Migrating to angr 8#

angr has moved from Python 2 to Python 3! We took this opportunity of a major version bump to make a few breaking API changes that improve quality-of-life.

What do I need to know for migrating my scripts to Python 3?#

To begin, just the standard py3k changes, the relevant parts of which we’ll rehash here as a reference guide:

  • Strings and bytestrings

    • Strings are now unicode by default, a new bytes type holds bytestrings

    • Bytestring literals can be constructued with the b prefix, like b'ABCD'

    • Conversion between strings and bytestrings happens with .encode() and .decode(), which use utf-8 as a default. The latin-1 codec will map byte values to their equivilant unicode codepoints

    • The ord() and chr() functions operate on strings, not bytestrings

    • Enumerating over or indexing into bytestrings produces an unsigned 8 bit integer, not a 1-byte bytestring

    • Bytestrings have all the string manipulation functions present on strings, including join, upper/lower, translate, etc

    • hex and base64 are no longer string encoding codecs. For hex, use bytes.fromhex() and bytes.hex(). For base64 use the base64 module.

  • Builtin functions

    • print and exec are now builtin functions instead of statements

    • Many builtin functions previously returning lists now return iterators, such as map, filter, and zip. reduce is no longer a builtin; you have to import it from functools.

  • Numbers

    • The / operator is explicitly floating-point division, the // operator is expliclty integer division. The magic functions for overriding these ops are truediv__ and floordiv__

    • The int and long types have been merged, there is only int now

  • Dictionary objects have had their .iterkeys, .itervalues, and .iteritems methods removed, and then non-iter versions have been made to return efficient iterators

  • Comparisons between objects of very different types (such as between strings and ints) will raise an exception

In terms of how this has affected angr, any string that represents data from the emulated program will be a bytestring. This means that where you previously said state.solver.eval(x, cast_to=str) you should now say cast_to=bytes. When creating concrete bitvectors from strings (including implicitly by just making a comparison against a string) these should be bytestrings. If they are not they will be utf-8 converted and a warning will be printed. Symbol names should be unicode strings.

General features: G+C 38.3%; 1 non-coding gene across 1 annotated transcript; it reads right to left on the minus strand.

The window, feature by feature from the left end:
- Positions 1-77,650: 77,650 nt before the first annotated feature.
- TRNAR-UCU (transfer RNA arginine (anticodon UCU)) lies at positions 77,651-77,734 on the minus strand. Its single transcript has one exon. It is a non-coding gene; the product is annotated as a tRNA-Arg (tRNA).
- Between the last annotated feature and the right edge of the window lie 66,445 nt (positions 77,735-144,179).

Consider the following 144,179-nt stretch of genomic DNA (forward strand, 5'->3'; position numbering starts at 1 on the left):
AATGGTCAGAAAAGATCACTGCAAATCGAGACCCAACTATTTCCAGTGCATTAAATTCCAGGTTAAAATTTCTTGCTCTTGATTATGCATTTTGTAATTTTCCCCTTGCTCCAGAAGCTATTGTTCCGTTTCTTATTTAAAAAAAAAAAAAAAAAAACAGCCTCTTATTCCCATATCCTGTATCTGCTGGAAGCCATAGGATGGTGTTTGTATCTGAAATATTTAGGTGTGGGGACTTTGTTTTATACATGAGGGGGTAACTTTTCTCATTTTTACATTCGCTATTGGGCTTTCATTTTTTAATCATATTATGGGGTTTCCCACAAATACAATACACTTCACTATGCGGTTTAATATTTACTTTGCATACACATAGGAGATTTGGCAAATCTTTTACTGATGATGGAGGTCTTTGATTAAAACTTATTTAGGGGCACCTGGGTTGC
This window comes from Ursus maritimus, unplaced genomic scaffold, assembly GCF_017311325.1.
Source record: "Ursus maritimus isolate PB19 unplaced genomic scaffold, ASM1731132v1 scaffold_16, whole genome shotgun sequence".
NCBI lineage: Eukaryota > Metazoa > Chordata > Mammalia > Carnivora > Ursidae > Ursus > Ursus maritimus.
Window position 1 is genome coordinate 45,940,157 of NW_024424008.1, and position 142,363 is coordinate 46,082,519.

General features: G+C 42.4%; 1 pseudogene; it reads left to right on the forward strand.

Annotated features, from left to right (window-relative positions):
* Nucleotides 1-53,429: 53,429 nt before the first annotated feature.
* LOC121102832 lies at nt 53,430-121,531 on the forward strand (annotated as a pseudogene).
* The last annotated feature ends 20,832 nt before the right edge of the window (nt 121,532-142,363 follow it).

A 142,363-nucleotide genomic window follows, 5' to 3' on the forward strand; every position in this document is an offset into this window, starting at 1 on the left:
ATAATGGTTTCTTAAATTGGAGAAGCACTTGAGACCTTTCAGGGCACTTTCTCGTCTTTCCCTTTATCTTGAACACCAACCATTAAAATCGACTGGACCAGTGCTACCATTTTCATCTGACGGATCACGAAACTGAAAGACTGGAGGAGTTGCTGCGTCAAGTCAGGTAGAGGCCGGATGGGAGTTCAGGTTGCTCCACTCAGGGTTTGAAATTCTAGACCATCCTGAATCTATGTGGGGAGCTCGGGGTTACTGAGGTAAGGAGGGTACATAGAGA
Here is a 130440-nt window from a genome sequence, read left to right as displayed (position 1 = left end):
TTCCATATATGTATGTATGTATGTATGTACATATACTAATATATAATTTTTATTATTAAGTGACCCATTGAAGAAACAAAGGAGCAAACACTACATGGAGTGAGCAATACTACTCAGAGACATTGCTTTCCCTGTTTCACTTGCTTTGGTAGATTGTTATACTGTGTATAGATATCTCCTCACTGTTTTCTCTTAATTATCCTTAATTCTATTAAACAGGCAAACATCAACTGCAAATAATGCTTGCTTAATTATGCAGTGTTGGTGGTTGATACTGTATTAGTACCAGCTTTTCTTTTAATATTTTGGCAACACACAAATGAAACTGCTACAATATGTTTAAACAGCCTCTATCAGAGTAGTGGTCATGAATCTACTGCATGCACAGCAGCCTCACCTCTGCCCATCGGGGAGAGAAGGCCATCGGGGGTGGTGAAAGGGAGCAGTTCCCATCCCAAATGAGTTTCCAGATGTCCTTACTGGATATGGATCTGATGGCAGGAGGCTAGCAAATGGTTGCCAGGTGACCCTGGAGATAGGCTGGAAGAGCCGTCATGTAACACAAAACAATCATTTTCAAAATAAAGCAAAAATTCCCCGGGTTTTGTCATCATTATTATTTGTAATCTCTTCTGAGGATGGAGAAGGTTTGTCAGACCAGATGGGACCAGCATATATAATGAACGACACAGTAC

For division, however, ASTs are strongly typed so they will treat both division operators as the kind of division that makes sense for their type.

Clemory API changes#

The memory object in CLE (project.loader.memory, not state.memory) has had a few breaking API changes since the bytes type is much nicer to work with than the py2 string for this specific case, and the old API was an inconsistent mess.



memory.read_bytes(addr, n) -> list[str]

memory.load(addr, n) -> bytes

memory.write_bytes(addr, list[str])

memory.store(addr, bytes)

memory.get_byte(addr) -> str

memory[addr] -> int

memory.read_addr_at(addr) -> int

memory.unpack_word(addr) -> int

memory.write_addr_at(addr, value) -> int

memory.pack_word(addr, value)

memory.stride_repr -> list[(start, end, str)]

memory.backers() -> iter[(start, bytearray)]

Additionally, pack_word and unpack_word now take optional size, endness, and signed parameters. We have also added memory.pack(addr, fmt, *data) and memory.unpack(addr, fmt), which take format strings for use with the struct module.

If you were using the cbackers or read_bytes_c functions, the conversion is a little more complicated - we were able to remove the split notion of “backers” and “updates” and replaced all backers with bytearrays that we mutate, so we can work directly with the backer objects. The backers() function iterates through all bottom-level backer objects and their start addresses. You can provide an optional address to the function, and it will skip over all backers that end before that address.

Here is some sample code for producing a C-pointer to a given address:

import cffi, cle
ffi = cffi.FFI()
ld = cle.Loader('/bin/true')

addr = ld.main_object.entry
    backer_start, backer = next(ld.memory.backers(addr))
except StopIteration:
    raise Exception("not mapped")

if backer_start > addr:
    raise Exception("not mapped")

cbacker = ffi.from_buffer(backer)
addr_pointer = cbacker + (addr - backer_start)

You should not have to use this if you aren’t passing the data to a native library - the normal load methods should now be more than fast enough for intensive use.

CLE symbols changes#

Previously, your mechanisms for looking up symbols by their address were loader.find_symbol() and object.symbols_by_addr, where there was clearly some overlap. However, symbols_by_addr stayed because it was the only way to enumerate symbols in an object. This has changed! symbols_by_addr is deprecated and here is now object.symbols, a sorted list of Symbol objects, to enumerate symbols in a binary.

Additionally, you can now enumerate all symbols in the entire project with loader.symbols. This change has also enabled us to add a fuzzy parameter to find_symbol (returns the first symbol before the given address) and make the output of loader.describe_addr much nicer (shows offset from closest symbol).

Deprecations and name changes#

  • All parameters in cle that started with custom_ - so, custom_base_addr, custom_entry_point, custom_offset, custom_arch, and custom_ld_path - have had the custom_ removed from the beginning of their names.

  • All the functions that were deprecated more than a year ago (at or before the angr 7 release) have been removed.

  • state.se has been deprecated. You should have been using state.solver for the past few years.

  • Support for immutable simulation managers has been removed. So far as we’re aware, nobody was actually using this, and it was making debugging a pain.